Studs Terkel, a tough son of New York, whose writings championed the American worker throughout in the 20th century and beyond, has died.
During his childhood in Chicago, his parents ran a rooming house and it was there that Mr. Terkel claimed he learned to listen. “Listening” he would later claim, was his most powerful tool as a writer. It had been rumored that Winston Groom, author of “Forrest Gump” based young Forrest’s childhood exposure to strange and influential figures in the fictional Gump boarding house in his novel on this legend of Terkel’s childhood. During the early days of Roosevelt’s New Deal, Terkel joined the WPA Federal Writers' Project, working in radio, beginning a lifelong association with the medium. Terkel hosted a daily radio show on 98.7 WFMT in Chicago from 1952 to 1997.
His books like: “Hard Times”; “Working”; “American Dreams: Lost and Found”; “The Good War”; “The Great Divide: Second Thoughts on the American Dream”; and “Race” were a huge influence on writers like myself and offered a testimonial based look at critical points in history during and in the decades after the Great Depression. He won the National Book Foundation Medal for Distinguished Contribution to American Letters; the George Polk Career Award; the Presidential Humanities Medal; and the Pulitzer prize for “The Good War”.
I still have my well-worn copies of “Hard Times” and “Working” that my dear friend Patrick MacEneany gave me in college in the late 1980s. In a time when the subjective was being eschewed as a mark of “unsophistication” in writing and in art, these works emboldened me to write from my own experience as a function of testimony, of bearing witness to things ignored, unseen or in some cases even lied about. I was not going to write my comic books about my own South Bronx adolescence in third person just to appease some nonsensical (and in my experience arbitrary) aesthetics. I have a running argument with another old friend from college, Jay Park, about the subjective versus objective focus in my narratives. While I’m sure I’m inviting another round of good hard fighting between us someday, I say again that it’s important to say something happened, as you saw it, as you heard it, with all of the trouble and compromise that may include… because any stories I was writing, and still write today, are necessarily about poverty, race, class and power among the urban ruin. Presenting them from some accessible overview, from some objective posture is not an erasure of bias (which is practically impossible) but rather an erasure of myself from the picture, and deletion of myself from the factual truth...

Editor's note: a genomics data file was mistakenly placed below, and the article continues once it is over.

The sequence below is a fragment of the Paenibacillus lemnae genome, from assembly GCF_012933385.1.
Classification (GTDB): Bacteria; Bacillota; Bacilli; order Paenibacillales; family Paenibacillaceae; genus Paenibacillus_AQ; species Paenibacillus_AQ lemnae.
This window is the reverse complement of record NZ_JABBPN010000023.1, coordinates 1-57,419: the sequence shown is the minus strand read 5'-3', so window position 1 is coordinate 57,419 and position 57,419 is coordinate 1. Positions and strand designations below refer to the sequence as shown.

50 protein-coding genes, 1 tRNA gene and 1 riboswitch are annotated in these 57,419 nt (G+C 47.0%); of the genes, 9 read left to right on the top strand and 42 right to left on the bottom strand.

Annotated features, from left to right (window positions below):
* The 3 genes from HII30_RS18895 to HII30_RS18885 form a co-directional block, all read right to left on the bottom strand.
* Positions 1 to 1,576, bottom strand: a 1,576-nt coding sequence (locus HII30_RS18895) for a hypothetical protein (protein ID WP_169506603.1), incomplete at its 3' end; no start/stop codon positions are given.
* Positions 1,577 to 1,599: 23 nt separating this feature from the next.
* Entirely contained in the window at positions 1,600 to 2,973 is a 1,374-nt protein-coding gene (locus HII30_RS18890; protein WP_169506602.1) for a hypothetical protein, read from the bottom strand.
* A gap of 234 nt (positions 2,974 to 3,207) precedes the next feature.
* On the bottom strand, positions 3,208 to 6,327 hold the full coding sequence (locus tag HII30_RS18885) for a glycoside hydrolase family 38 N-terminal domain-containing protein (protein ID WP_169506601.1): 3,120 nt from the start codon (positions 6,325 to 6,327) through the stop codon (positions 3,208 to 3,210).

-in order to get at the truth?
I didn’t buy it then, and I still don’t.
I was criticized by my classmates, friends and even the few professors who bothered to take a look at the comic book stories I was creating; material that would form the basis of “The Shit House Poet” episodes published by World War III Illustrated in the 1990s. I thought if they were trying to make me write my stories like a historian, I was going to write like the historian of my choice. As much as I loved Richard Hofstadter, I wanted to look to someone who was more “people oriented”. Patrick MacEneany saw me banging my head against the wall and snuck me those Terkel books like we were both incarcerated writers in adjacent cells or something. There was much jargon-laden philosophy, phenomenology and manifesto-driven aesthetics popular on college campuses in those times. Walking around with any Studs Terkel book invited condescension from those students who had just discovered Foucault or Derrida, or worse gotten xeroxes from a professor, and assumed they had to enlighten you with their analysis and put down whatever you had as “light reading”.